The iPhone and iPad operating system is to undergo its most significant design change since launching in 2007, as head designer Sir Jony Ive works on a "flatter" design for iOS 7.

iOS 7
A mockup of what iOS 7 might look like. (Credit: Paste Magazine)

Scott Forstall had been in charge of iOS software design since the original iPhone six years ago, but was ousted from Apple in October, 2012; it later emerged that he had refused to put his name to an apology over the widely-criticised iOS 6 Maps application.

Ive took over and is now responsible for the industrial design of iOS devices as well as the software running on them; his known dislike for rich textures and real-world metaphors is expected to result in many changes to the user interface.

According to multiple sources who have seen iOS 7 and spoken to Apple blog 9to5Mac, the new software is "very, very flat". One source said the interface loses all signs of gloss, shine and skeuomorphism, three design aspects widely used in previous versions of iOS.

Skeuomorphic design in this context refers to software elements that look like real-world items, such as the leatherbound, yellow paper notepad in the Notes app and green felt card table in Game Center.

One source likened iOS 7 to the 'flatness' seen in Windows Phone 8, where there are no glossy or textured effects.

Codenamed Innsbruck, iOS 7 is claimed to have an all-new set of icons for Apple's native applications (those which come pre-installed on the device), along with newly-designed toolbars and tab bars.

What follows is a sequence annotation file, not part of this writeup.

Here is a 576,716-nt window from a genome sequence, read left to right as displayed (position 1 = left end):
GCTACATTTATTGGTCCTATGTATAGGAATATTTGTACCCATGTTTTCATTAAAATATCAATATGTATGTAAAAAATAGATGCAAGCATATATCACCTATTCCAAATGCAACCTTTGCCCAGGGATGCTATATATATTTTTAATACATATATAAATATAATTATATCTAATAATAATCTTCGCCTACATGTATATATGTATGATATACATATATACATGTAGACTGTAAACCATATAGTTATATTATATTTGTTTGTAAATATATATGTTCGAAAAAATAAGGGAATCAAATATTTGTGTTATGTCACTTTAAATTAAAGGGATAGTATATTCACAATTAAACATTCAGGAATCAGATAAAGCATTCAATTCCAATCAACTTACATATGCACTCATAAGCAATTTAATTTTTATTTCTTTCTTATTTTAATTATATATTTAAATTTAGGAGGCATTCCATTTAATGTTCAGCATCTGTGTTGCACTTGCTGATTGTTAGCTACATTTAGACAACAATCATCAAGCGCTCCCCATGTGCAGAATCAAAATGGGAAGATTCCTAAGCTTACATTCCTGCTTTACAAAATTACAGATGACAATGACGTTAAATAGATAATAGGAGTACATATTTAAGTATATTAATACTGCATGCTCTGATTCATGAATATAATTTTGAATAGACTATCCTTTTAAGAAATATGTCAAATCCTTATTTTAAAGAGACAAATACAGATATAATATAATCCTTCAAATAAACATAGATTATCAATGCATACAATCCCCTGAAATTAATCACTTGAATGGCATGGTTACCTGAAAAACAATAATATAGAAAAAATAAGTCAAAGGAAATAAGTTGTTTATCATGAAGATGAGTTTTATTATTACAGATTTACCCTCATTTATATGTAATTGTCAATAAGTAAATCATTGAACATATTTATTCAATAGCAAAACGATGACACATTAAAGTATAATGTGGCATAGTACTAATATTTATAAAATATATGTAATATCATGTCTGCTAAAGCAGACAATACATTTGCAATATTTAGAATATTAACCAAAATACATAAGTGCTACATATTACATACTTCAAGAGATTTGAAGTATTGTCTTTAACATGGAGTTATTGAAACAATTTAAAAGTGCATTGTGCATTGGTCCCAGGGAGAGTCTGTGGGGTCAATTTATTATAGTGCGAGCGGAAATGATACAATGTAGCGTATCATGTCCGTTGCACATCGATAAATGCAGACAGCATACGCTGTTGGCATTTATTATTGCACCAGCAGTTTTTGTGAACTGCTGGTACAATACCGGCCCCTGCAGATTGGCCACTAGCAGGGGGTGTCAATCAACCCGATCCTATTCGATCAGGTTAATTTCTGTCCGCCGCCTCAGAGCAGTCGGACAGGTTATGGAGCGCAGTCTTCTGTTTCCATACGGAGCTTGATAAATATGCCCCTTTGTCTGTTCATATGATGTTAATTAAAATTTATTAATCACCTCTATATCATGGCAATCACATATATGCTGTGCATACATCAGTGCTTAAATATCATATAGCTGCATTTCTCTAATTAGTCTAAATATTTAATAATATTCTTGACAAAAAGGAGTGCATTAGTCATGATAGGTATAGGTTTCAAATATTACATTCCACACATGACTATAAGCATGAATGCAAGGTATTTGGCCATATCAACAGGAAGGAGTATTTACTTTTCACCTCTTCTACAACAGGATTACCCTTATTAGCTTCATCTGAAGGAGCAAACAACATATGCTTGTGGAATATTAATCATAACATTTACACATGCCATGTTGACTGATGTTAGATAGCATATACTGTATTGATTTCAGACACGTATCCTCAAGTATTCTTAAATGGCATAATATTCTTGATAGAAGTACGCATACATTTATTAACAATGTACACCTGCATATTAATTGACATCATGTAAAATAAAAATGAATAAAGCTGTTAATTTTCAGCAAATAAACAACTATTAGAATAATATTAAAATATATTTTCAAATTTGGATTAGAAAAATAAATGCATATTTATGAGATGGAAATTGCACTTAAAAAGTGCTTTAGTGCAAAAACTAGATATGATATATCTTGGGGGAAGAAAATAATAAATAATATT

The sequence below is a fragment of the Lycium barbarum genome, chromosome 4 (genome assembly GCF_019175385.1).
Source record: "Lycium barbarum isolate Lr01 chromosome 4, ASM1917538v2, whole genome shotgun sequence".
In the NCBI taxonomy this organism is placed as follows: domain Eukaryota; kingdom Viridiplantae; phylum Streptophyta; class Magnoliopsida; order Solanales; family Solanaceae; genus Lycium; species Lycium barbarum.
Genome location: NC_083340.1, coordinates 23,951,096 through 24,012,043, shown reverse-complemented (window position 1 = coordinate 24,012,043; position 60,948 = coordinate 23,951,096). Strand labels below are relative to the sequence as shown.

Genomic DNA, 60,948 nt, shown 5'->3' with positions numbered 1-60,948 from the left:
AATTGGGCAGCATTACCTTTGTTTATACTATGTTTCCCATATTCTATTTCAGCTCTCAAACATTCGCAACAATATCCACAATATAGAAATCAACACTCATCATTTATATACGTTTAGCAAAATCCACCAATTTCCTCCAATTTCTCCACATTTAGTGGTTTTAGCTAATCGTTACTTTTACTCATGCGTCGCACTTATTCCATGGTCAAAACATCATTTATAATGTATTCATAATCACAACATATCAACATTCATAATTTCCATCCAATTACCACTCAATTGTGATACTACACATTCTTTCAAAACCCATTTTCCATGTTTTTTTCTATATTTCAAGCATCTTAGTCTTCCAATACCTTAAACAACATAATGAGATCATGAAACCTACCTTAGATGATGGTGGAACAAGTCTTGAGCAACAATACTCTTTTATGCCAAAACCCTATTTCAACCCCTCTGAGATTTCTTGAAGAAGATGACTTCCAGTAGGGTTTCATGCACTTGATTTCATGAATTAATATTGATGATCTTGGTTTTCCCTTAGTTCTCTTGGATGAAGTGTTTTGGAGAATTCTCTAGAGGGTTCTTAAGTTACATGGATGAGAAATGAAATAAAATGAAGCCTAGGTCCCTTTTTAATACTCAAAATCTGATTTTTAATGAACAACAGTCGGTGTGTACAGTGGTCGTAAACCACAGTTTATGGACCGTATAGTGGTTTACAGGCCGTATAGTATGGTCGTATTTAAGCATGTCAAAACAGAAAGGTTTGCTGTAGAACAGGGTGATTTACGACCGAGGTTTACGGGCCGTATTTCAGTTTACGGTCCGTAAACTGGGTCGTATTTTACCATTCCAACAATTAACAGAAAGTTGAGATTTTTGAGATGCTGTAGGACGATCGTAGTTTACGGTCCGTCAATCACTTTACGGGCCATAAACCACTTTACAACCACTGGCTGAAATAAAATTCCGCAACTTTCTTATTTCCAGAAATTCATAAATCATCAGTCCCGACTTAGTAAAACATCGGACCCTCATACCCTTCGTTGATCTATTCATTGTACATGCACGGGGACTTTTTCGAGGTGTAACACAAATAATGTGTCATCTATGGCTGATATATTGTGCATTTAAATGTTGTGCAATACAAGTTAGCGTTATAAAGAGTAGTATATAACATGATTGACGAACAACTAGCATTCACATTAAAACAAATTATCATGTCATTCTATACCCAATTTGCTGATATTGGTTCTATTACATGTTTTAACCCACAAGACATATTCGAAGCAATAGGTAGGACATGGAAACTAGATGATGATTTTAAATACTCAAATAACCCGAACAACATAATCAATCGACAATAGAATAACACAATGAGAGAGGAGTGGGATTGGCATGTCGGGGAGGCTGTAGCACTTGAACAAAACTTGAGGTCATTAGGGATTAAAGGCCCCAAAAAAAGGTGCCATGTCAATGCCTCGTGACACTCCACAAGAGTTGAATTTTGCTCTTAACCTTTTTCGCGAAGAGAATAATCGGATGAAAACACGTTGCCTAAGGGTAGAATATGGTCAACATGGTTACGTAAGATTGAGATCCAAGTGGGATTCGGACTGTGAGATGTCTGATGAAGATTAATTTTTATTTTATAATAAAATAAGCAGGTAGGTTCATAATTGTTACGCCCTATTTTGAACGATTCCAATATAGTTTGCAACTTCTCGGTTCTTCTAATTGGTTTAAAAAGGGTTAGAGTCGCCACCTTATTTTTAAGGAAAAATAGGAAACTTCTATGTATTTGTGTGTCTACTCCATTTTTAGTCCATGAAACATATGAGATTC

The Home and Lock screens are said to mostly operate "in a similar fashion" to iOS 6, although critics will be hoping for a most customisable experience and a lock screen which provides direct access to notifications and connectivity settings.


More 'glanceable' information is said to be a goal of iOS 7's redesign, with updates to the Notification Center expected, as well as the implementation of swipes from the far left and right edges of the screen, similar to how notifications are opened in Mac OS by swiping from off the right edge of the trackpad.

Austin Carr, who writes about design for Fast Company, said in late 2012: "Inside Apple, tension has brewed for years over the issue. Apple iOS SVP Scott Forstall is said to push for skeuomorphic design, while industrial designer Jony Ive and other Apple higher-ups are said to oppose the direction. 'You could tell who did the product based on how much glitz was in the UI,' says one source intimately familiar with Apple's design process."

It won't just be iOS 7 that sees some major changes this year, as it will no doubt set the standard for what Apple expects from third party applications too. With a new installment to Mac OS X due later this year, design cues are expected to be shared between the mobile and desktop operating systems.

Apple is due to announce iOS 7 and a new version of Mac OS X at its WWDC keynote in San Francisco on 10 June, although hardware running iOS 7 is not expected until later in the year.